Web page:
Young boys honour an age-old tradition - PHOTO EXTRA
LEAVING Johannesburg in the early hours of Tuesday June 22, I pause to think about how controversial the once celebrated traditional practice of ulwaluko (initiation) of young Xhosa boys has become.
In recent years the practice has been marred by the mutilation or death of young initiates at the hands of unscrupulous pseudo-traditional surgeons, who take advantage of the young boys' naivety in their quest to make a quick buck. Many have been scarred for life while others lost their manhood.
Traditional circumcisions take place over the June and December holidays.
My journey is taking me to the small Karoo town of Cradock in Eastern Cape, where I will be documenting the passage to manhood of young Xhosa boys.
I had to ask myself why I was tackling this project. Perhaps a part of me wants to show that if done correctly - by accredited surgeons under good conditions - there are still areas where ulwaluko remains the pride of the people practising it.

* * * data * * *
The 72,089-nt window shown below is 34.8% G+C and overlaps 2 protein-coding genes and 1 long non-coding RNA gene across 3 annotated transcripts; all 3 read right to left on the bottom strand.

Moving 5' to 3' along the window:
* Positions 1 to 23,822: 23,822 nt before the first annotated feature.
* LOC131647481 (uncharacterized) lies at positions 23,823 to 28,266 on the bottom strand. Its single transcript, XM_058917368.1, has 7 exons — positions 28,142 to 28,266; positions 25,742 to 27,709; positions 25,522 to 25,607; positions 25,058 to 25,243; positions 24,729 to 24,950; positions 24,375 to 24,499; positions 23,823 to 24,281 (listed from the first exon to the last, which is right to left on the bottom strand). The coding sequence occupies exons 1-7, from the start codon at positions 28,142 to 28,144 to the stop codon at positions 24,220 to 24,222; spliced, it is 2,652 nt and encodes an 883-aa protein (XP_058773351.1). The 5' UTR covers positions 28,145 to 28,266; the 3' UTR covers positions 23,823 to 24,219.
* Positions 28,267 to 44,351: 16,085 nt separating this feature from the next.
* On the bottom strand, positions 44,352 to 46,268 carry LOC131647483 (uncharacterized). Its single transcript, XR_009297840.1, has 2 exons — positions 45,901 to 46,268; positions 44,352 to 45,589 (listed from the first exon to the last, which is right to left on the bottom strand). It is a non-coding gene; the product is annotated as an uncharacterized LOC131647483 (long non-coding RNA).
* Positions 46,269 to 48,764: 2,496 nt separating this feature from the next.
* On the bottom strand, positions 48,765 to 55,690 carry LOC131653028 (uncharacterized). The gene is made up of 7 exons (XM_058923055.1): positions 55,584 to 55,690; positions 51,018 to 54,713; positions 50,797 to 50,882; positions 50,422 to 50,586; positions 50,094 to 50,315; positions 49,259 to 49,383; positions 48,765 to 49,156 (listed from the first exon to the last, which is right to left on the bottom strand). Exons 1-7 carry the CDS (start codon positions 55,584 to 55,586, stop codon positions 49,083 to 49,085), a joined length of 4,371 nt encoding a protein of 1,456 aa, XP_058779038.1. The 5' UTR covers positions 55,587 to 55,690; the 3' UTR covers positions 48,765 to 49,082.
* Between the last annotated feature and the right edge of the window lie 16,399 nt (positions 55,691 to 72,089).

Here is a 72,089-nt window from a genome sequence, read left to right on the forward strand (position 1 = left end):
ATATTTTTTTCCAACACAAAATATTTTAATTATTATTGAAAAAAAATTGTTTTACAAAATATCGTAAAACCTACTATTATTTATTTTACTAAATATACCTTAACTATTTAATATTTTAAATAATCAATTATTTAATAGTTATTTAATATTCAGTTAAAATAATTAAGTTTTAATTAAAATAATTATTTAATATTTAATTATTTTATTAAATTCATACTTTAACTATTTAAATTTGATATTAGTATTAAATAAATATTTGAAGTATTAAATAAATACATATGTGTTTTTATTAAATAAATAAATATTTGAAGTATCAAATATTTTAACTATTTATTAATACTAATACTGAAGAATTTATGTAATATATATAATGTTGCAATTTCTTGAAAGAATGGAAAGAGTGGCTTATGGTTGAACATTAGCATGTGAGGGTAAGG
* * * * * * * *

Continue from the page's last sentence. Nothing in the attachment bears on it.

My first meeting is with ingcibi (traditional surgeon) Rontom who will be circumcising 15 boys that day.
What makes Rontom different from other ingcibis is that he is accredited with the Department of Health - meaning he has undergone the basic training on hygiene and how to treat complicated cases.
This was the beginning of my four-week visit in the bush documenting the passage of the young boys into manhood. Some I would later regard as my friends - despite resistance and objections initially to having a camera lens shoved into their intrepid faces.
Ulwaluko is an integral part of the Xhosa culture which signifies the transition from boyhood to manhood.
It is 4pm and a group of boys emerge naked from the river to begin a new stage in their young lives.
This is Rontom's moment . He has been doing this since 1967.
With his old goat-hide bag over his shoulder, Rontom steps forward and pulls out a shiny spear from his bag. He runs his index finger over its sharp blade as he prepares for action.
The boys sit down, with their legs apart and Rontom goes into action moving from one young man to another - changing spears as his assistants sterilise them after each use.
With each cut, the initiates shout "Aah ndiyindoda!" (I am a man).
Four weeks later, the initiates leave the initiation school as young men, to be welcome by their families into the their new lives.